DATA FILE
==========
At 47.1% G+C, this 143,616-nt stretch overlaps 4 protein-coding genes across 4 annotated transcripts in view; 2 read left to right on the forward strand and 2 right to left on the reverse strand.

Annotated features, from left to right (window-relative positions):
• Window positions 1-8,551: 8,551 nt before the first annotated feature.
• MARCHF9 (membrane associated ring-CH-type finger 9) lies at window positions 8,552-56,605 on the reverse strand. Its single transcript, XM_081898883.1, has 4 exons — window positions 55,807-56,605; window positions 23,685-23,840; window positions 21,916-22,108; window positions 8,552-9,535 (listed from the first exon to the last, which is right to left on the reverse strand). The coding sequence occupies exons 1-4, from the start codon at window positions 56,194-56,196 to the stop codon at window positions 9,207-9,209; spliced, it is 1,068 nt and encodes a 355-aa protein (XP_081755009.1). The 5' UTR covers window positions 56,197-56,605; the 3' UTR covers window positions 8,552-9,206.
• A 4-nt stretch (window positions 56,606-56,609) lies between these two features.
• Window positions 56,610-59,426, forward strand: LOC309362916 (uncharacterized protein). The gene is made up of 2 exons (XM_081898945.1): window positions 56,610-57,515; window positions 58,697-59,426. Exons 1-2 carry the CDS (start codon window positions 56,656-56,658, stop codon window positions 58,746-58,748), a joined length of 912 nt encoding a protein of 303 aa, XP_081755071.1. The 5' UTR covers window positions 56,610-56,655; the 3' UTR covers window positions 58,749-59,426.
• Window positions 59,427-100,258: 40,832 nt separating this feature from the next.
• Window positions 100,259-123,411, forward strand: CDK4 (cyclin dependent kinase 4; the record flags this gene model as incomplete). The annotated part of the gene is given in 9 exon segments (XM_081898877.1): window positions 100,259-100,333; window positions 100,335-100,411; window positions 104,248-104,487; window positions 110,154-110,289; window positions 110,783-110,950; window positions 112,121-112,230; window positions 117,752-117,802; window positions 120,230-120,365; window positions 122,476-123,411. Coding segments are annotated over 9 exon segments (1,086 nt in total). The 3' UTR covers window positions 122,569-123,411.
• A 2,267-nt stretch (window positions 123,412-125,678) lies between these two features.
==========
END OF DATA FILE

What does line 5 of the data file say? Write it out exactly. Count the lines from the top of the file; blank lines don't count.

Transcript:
• A 4-nt stretch (window positions 56,606-56,609) lies between these two features.